Capital investment planning is difficult because of the uncertainty caused by that volatility. It is known that larger companies with multinational manufacturing plants now prefer to invest in their European factories rather than in Britain. The greatest cause of concern is that the problems of the UK gas market are not being experienced by our European counterparts. That environment has seriously disadvantaged our industry, and it is known that bricks have been successfully imported from Europe, where the manufacturing cost base is less onerous.
Why has this been happening? The reason for the high prices in the UK is that our gas market has been liberalised in a way that the European markets have not. This means that third parties such as banks and traders are able to buy and sell gas speculatively, and the price is driven up and down according to the sentiments of the day. Those sentiments may be based on fundamental facts, such as cold weather forecasts and shortages in the gas fields, as in the Rough field to which I referred earlier, or they may be based on rumours such as forecasts of very cold winters, as was the case last November. It is of paramount importance that the market becomes more appropriate to the needs of industry, including the needs of the electricity producers; it should also be more in line with the markets of our European counterparts.
Industry is struggling to deal with the European emissions trading scheme legislation. That fits on top of our legislation dealing with the emissions that our factories send out into the environment. We are ahead of the rest of Europe in implementing that legislation, but we are doing it without first removing our own legislation. As a result, our industry is likely to be faced with two legislative hurdles rather than one. Furthermore, the burden of bureaucracy being placed on manufacturers is hard to bear.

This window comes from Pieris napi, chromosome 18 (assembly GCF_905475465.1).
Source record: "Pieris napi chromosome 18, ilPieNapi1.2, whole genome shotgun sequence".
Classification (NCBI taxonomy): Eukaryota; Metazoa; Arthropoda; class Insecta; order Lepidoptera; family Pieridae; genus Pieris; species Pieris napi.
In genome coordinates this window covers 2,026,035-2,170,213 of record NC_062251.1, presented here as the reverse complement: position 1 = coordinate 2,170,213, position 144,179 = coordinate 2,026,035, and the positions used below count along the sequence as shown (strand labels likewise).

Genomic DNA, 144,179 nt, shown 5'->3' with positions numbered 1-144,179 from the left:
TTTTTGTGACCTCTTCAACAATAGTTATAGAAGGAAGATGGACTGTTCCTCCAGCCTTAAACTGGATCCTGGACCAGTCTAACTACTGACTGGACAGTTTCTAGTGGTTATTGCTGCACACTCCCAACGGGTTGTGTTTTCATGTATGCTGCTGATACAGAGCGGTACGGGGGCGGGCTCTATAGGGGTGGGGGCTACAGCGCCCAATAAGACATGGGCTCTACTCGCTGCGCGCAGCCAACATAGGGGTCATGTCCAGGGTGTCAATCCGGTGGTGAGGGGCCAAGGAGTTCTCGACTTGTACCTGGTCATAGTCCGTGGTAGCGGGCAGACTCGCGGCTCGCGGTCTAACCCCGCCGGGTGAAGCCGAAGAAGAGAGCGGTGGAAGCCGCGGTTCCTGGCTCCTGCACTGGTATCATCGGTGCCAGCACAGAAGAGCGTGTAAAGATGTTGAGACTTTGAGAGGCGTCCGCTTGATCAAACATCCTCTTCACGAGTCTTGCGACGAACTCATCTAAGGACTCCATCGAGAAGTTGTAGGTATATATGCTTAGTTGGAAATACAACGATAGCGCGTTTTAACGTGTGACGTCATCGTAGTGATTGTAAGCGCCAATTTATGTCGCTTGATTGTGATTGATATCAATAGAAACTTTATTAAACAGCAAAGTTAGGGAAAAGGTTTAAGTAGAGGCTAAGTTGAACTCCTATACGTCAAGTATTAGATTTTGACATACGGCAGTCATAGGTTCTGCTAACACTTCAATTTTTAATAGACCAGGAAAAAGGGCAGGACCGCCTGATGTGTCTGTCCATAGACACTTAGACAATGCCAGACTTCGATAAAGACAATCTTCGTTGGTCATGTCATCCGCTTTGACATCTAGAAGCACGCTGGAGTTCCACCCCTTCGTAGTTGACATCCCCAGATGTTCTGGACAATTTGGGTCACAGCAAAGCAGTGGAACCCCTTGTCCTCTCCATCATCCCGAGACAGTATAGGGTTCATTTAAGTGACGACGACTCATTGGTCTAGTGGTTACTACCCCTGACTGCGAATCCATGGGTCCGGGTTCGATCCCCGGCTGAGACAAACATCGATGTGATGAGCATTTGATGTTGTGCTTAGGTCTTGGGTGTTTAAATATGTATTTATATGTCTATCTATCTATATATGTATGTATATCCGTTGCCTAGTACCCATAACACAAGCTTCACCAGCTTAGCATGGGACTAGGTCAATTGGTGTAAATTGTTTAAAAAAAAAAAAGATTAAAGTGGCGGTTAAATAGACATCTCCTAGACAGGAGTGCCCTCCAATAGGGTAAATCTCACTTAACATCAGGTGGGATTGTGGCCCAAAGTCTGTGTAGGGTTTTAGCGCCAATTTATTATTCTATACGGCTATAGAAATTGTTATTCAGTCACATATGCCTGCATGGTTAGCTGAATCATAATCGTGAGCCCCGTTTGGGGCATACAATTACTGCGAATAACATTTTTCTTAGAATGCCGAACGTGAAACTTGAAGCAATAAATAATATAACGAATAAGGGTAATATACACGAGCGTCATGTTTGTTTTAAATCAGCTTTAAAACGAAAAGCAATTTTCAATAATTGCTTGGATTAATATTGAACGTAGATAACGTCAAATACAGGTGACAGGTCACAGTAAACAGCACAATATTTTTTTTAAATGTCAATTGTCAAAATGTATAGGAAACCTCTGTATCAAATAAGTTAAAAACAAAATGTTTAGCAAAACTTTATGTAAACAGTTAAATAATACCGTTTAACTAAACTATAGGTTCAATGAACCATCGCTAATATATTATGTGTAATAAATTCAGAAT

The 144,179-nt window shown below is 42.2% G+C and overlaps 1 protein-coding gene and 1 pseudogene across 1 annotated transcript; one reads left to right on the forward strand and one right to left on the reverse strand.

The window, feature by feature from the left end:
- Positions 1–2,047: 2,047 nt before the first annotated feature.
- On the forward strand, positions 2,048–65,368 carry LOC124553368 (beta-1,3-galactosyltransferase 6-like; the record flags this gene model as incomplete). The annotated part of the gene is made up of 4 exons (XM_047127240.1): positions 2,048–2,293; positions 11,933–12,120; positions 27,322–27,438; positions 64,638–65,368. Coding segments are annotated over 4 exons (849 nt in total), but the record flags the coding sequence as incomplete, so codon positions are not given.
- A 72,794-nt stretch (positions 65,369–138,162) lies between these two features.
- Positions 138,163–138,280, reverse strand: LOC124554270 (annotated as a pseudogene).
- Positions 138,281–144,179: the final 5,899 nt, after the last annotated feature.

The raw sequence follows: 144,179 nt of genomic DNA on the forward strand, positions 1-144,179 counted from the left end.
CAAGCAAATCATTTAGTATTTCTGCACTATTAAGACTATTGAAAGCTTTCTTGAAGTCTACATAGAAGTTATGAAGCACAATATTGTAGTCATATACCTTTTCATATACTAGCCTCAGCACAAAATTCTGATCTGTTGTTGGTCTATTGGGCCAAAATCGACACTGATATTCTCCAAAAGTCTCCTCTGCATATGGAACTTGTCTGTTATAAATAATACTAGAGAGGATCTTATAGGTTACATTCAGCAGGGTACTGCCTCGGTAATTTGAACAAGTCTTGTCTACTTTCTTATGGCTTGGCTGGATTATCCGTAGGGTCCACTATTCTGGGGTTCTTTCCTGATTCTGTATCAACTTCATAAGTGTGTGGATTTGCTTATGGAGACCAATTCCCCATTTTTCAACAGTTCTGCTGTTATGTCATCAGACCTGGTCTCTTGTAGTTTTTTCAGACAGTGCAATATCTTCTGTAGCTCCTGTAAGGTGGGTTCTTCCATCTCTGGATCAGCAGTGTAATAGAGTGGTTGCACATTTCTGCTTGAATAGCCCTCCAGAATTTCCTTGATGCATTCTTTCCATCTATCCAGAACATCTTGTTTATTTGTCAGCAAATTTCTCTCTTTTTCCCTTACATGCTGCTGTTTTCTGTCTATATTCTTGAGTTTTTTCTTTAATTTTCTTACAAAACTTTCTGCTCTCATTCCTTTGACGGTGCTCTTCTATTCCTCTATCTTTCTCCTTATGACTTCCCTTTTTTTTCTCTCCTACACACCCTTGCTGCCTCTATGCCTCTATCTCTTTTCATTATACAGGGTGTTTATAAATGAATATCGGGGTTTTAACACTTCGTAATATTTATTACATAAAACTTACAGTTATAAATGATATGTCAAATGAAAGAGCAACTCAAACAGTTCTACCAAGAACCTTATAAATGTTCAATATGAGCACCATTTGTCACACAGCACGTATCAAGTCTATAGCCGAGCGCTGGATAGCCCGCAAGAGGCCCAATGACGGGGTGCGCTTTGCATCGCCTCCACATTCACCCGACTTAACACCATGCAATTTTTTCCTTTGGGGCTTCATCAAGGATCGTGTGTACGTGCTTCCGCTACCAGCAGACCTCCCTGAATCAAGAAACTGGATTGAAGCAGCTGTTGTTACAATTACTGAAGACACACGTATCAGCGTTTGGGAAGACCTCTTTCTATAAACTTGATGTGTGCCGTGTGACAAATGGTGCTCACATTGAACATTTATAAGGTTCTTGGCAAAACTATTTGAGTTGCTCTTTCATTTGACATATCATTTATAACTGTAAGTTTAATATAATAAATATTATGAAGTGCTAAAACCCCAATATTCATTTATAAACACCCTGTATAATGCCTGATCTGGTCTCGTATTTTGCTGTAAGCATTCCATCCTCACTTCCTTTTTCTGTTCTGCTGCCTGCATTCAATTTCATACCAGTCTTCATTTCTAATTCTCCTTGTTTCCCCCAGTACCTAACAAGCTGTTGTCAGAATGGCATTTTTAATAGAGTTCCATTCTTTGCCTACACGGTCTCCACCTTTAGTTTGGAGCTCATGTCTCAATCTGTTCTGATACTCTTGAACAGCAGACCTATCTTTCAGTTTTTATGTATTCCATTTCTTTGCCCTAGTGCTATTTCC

Many brick companies are struggling to deal with that extra work, as it takes an ever larger proportion of management time. Not only that, but elements of the European emissions trading scheme are not fair; for instance, it puts great pressure on companies to reduce their emissions and, perversely, it is an incentive for companies not to reduce emissions before the legislation kicks in. Furthermore, if a large company such as Ibstock shuts an inefficient plant but at the same time starts up a new state-of-the-art brickworks, the new brickworks cannot adopt the emission permits of the old works.